Fri, Oct 18, 2013 - Page 8 News List

EDITOIAL: Anyone can speak in a democracy

Many may recall that the country, quite different from previous New Years festivities, rang in this year with the unusual vibe of a maturing sense of civic awareness as high-profile celebrities such as the popular band Sodagreen (蘇打綠), pop singer Shin (信) and Aboriginal rocker Chang Chen-yue (張震嶽) who, while leading revelers in counting down to the New Year, trumpeted messages for the anti-nuclear energy campaign, against media monopoly and the construction of the beachfront Miramar Resort at Taitung County’s Shanyuan Bay (杉原灣).

The phenomenon of celebrity activism gained further momentum in the months that followed as a slew of prominent public figures, including seasoned directors Leon Dai (戴立忍), Ko I-chen (柯一正), Wang Hsiao-ti (王小棣), best-selling author Jiu Ba-dao (九把刀) and pop-rock band Mayday (五月天) made statements on various social issues.

The latest addition to the growing list of artists doubling as political activists is 20-year-old female entertainer — dubbed by media the “Chicken Cutlet Girl” (雞排妹) — whose denunciation of government policies has stirred up discussion among netizens and, in particular, young people.

While some are quick to point to her relatively unimpressive education — she dropped out after a year in college — and suggest she is too inexperienced to contribute to a discussion on national affairs, they ought to be reminded of Sun Yat-sen’s (孫中山) lecture in which he said: “Politics is a public affair.”

Everyone in the general public has the right to speak their mind on political issues.

Chinese philosopher and essayist Hu Shih (胡適) said that when young people start paying attention to and taking part in politics, it means the country has big problems. Ironically, President Ma Ying-jeou (馬英九) might be thanked because, as a result of his poor governance, the nation’s bleak outlook is compelling young people and artists — who are normally apathetic toward politics and duck from sensitive social issues — to speak out in a capacity other than for entertainment purposes.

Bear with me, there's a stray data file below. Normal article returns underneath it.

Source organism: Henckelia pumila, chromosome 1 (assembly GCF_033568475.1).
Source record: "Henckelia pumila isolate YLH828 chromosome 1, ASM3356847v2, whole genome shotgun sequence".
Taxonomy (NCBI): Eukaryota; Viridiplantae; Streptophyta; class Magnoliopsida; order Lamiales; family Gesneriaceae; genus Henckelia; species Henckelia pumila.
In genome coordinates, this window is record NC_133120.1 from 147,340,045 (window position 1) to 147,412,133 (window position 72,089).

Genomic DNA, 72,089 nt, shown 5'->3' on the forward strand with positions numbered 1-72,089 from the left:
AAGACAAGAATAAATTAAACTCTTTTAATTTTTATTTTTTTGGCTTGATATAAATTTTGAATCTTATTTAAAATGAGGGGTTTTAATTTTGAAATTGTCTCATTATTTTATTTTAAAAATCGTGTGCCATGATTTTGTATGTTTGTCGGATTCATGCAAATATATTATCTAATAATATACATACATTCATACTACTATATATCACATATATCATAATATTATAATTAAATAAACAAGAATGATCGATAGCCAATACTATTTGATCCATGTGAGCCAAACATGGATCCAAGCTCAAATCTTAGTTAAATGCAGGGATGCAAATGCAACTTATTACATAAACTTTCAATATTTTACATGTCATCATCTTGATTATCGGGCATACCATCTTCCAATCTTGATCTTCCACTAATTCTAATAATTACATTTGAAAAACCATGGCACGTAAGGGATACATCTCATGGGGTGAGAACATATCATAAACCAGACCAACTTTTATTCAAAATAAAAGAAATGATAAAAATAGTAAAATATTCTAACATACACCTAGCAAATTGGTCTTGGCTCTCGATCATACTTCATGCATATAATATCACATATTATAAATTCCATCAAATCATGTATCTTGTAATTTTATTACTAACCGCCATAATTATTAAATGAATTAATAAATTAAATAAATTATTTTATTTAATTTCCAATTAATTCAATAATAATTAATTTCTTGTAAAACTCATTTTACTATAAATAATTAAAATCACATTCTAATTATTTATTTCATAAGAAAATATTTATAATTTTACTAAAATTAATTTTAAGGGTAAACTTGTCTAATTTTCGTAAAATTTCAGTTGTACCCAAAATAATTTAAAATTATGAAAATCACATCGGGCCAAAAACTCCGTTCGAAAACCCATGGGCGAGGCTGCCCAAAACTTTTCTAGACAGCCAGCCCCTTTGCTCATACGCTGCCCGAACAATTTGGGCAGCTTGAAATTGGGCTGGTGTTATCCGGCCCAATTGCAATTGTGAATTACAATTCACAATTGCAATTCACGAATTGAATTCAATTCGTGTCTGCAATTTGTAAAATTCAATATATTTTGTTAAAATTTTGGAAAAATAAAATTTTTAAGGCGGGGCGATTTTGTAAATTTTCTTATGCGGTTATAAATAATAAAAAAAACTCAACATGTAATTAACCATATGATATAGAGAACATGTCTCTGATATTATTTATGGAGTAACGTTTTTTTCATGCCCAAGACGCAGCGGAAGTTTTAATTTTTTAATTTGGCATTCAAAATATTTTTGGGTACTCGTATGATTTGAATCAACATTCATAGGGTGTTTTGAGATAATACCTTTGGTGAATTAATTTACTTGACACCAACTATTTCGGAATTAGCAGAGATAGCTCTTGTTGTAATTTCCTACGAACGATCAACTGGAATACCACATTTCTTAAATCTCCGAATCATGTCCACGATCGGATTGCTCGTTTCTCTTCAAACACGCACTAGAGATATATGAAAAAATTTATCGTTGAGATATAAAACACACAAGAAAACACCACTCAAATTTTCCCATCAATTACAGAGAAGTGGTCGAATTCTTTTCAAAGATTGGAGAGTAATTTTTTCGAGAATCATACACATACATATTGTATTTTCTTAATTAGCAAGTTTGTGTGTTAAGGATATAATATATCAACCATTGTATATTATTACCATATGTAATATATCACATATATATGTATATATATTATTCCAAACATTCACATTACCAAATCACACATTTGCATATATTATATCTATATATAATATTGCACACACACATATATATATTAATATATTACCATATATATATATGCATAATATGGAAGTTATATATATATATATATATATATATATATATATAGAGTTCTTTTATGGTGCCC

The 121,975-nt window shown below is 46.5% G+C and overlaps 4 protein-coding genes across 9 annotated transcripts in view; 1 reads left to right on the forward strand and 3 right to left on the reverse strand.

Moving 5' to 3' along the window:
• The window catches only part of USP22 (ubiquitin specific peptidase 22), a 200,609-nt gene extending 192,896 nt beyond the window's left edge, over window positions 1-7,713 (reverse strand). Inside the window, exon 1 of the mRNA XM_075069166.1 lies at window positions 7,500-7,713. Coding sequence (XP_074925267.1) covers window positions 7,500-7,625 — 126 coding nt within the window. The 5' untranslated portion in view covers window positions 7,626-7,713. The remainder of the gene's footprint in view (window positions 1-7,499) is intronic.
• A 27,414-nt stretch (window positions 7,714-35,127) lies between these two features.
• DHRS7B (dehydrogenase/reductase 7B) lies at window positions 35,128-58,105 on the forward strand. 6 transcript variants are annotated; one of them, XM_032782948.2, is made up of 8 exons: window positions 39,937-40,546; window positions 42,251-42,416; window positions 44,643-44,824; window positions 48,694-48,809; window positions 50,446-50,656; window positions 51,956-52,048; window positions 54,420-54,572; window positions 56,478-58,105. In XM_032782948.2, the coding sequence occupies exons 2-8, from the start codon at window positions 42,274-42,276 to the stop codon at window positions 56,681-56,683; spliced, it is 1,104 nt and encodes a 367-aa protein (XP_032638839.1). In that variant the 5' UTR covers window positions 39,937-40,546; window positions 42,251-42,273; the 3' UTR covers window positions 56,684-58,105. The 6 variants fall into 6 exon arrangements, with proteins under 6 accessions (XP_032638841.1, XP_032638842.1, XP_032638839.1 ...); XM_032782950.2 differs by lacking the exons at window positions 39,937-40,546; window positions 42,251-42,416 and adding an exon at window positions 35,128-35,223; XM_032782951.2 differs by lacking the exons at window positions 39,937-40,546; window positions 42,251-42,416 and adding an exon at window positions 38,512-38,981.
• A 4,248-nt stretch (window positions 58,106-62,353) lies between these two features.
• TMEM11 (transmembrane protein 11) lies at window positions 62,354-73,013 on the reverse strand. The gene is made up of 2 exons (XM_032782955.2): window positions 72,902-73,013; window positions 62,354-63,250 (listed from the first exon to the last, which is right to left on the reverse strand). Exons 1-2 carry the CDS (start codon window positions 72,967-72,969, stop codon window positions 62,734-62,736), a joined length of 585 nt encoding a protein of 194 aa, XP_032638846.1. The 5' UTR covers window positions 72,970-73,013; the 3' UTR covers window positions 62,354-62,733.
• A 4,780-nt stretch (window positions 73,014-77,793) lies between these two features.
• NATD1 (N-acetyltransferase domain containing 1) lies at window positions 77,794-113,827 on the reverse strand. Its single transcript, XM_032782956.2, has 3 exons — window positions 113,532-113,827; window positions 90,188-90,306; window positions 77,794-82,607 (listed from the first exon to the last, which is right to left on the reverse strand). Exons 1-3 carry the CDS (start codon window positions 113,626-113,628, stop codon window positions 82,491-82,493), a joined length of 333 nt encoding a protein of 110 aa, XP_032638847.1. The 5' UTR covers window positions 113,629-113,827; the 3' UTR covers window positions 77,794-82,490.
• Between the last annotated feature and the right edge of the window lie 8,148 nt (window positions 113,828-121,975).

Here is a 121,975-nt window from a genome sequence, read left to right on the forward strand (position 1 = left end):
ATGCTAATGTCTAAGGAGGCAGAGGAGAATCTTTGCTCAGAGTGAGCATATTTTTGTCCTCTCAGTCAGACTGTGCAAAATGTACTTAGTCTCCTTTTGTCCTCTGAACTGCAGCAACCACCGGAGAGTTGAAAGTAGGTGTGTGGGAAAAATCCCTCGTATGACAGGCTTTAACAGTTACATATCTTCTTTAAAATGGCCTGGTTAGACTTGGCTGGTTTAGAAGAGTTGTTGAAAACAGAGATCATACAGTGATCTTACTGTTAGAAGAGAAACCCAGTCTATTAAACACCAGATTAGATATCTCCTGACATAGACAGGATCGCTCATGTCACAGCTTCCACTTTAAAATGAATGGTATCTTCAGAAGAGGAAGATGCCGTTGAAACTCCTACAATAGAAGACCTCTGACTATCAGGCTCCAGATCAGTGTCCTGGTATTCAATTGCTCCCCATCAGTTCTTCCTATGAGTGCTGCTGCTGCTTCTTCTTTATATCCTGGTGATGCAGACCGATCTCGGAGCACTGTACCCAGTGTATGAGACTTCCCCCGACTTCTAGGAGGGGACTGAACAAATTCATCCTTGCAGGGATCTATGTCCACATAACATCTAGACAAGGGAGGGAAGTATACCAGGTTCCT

The trend of increasing celebrity activism is gratifying because it suggests Taiwanese are slowly breaking away from the shadow of the White Terror era, where discussions of sensitive social and political issues were often taboo.

The involvement of big name celebrities and public figures helps draw substantial attention to issues of critical importance to the country; it increases public awareness and civic engagement.

By no means should members of the general public blindly follow the ideas expressed by celebrities, but rather, movements through celebrity-endorsement should generate attention and thereby healthy public discourse.

The country’s fate cannot and should not be decided by a handful of politicians who probably hope people stay out of politics except when it comes to election time. They seem to want to be at the steering wheel with no comments from the back seat.

Taiwan is a democracy and the people are the masters of the country. The more people in every walk of life engage themselves in civic affairs, the brighter and more hopeful the nation can become.

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